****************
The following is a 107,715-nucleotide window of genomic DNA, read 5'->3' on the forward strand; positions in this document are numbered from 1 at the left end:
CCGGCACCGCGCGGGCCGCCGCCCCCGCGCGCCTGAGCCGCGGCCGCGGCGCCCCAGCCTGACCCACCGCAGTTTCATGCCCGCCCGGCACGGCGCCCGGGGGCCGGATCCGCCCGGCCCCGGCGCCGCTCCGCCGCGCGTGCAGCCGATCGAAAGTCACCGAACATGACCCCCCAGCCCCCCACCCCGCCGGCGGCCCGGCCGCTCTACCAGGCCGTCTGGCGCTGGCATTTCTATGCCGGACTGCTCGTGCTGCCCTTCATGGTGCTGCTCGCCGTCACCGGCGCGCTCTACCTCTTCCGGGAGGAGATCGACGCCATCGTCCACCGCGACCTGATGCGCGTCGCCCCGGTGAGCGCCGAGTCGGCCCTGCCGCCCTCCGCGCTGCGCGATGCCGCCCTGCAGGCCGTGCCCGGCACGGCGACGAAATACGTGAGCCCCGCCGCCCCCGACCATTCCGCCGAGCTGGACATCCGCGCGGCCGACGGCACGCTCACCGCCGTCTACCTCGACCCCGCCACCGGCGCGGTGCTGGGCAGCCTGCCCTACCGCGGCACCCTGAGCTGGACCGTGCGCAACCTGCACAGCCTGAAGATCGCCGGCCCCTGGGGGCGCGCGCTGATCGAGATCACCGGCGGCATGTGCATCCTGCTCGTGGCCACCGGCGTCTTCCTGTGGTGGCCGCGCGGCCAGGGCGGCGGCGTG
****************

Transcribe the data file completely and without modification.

The following is a 107,715-nucleotide window of genomic DNA, read 5'->3' on the forward strand; positions in this document are numbered from 1 at the left end:
CCGGCACCGCGCGGGCCGCCGCCCCCGCGCGCCTGAGCCGCGGCCGCGGCGCCCCAGCCTGACCCACCGCAGTTTCATGCCCGCCCGGCACGGCGCCCGGGGGCCGGATCCGCCCGGCCCCGGCGCCGCTCCGCCGCGCGTGCAGCCGATCGAAAGTCACCGAACATGACCCCCCAGCCCCCCACCCCGCCGGCGGCCCGGCCGCTCTACCAGGCCGTCTGGCGCTGGCATTTCTATGCCGGACTGCTCGTGCTGCCCTTCATGGTGCTGCTCGCCGTCACCGGCGCGCTCTACCTCTTCCGGGAGGAGATCGACGCCATCGTCCACCGCGACCTGATGCGCGTCGCCCCGGTGAGCGCCGAGTCGGCCCTGCCGCCCTCCGCGCTGCGCGATGCCGCCCTGCAGGCCGTGCCCGGCACGGCGACGAAATACGTGAGCCCCGCCGCCCCCGACCATTCCGCCGAGCTGGACATCCGCGCGGCCGACGGCACGCTCACCGCCGTCTACCTCGACCCCGCCACCGGCGCGGTGCTGGGCAGCCTGCCCTACCGCGGCACCCTGAGCTGGACCGTGCGCAACCTGCACAGCCTGAAGATCGCCGGCCCCTGGGGGCGCGCGCTGATCGAGATCACCGGCGGCATGTGCATCCTGCTCGTGGCCACCGGCGTCTTCCTGTGGTGGCCGCGCGGCCAGGGCGGCGGCGTG